No socket-outlets, other than specially-designed outlets such as those
for shavers, are permitted in UK bathrooms. These sockets take the
non-fused round pin plugs you mention.
Electric toothbrushes, like electric shavers, are normally used in a
bathroom and thus have the appropriate plug, for that use, fitted.
A copy of the UK guidelines can be downloaded from
The document list the requirements for plugs, sockets and adaptors sold in
The Plugs and Sockets etc. (Safety) Regulations 1994, to which those
guidance notes relate, specifically exclude:
"Any non-rewirable or any moulded-on Europlug (that is to say any
plug conforming with BS EN 50075) which is designed for the
purpose of connecting to a shaver supply unit conforming to BS
3535: Part 1 any electrical shaver, toothbrush or similar appliance;
and for the purposes of this paragraph the expression "shaver
supply unit" shall have the meaning given to it in BS 3535: Part 1."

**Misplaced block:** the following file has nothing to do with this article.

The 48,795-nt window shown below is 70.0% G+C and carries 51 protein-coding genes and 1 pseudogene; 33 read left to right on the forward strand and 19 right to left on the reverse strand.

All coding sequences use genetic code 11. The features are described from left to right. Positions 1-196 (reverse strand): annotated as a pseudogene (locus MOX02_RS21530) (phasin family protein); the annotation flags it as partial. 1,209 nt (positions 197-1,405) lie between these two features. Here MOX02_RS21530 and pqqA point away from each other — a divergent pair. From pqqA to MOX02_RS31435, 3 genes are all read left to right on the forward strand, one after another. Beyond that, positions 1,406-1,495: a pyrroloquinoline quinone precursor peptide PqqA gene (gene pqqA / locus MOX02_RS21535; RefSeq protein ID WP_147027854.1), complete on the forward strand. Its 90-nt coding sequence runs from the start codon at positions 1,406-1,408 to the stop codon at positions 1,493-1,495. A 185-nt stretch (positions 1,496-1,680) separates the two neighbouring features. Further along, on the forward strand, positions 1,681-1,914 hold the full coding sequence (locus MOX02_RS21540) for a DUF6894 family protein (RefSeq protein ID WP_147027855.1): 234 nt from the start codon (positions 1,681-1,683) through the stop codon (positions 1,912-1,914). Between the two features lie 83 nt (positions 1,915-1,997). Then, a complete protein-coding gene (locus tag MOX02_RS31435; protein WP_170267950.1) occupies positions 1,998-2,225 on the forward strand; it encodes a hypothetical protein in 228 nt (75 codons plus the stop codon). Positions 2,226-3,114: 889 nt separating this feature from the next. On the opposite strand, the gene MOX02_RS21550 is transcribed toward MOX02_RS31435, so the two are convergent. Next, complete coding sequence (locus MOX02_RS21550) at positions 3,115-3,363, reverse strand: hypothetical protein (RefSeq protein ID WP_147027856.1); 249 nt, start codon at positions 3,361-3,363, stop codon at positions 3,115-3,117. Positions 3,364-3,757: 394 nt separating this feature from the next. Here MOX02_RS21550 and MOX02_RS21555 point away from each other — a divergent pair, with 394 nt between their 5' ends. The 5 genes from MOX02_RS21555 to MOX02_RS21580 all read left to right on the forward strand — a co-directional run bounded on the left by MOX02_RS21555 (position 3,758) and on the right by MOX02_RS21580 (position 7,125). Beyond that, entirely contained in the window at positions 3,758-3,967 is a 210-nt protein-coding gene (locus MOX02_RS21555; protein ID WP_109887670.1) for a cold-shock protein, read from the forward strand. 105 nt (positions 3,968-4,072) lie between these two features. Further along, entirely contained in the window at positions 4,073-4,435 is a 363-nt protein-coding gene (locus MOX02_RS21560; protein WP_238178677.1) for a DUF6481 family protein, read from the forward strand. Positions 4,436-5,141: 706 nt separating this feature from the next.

The British 2-pin shaver/toothbrush plug is unique to these devices,
and possibly certain hair-clippers. Where these sockets are installed
in a bathroom they must be of the type fitted with an isolating
transformer. Normal 13A BS1363/A sockets are not permitted, nor are
the older BS546 2, 5 and 15A round pin ones. I don't know the BS
number of the British shaver plug; does anybody else?
The shaver plug is different to both the old British 2-pin 5A plug,
(the pins are about the same size but the spacing is different), and
the 2-pin 'Euro' plug used in most other parts of Europe, (the pins are
much thicker and closer spaced). It can only be inserted into a shaver
socket, or into a BS1363/A socket, via an adapter which must contain a
1A fuse. These fuses are smaller than the normal ones fitted in plugs.
Shaver sockets can normally also take American 2-blade NEMA 1-15 and
'Euro' plugs, and sometimes also the Australian one with angled
blades, and so can be used with shavers from many countries. They
will not take the old British two-pin 5A plug. At one time this type
of plug was used on shavers, but the specification was changed many
years ago. Shaver sockets with isolating transformers normally have
tapped secondary windings, and can supply either 240 or 120V.
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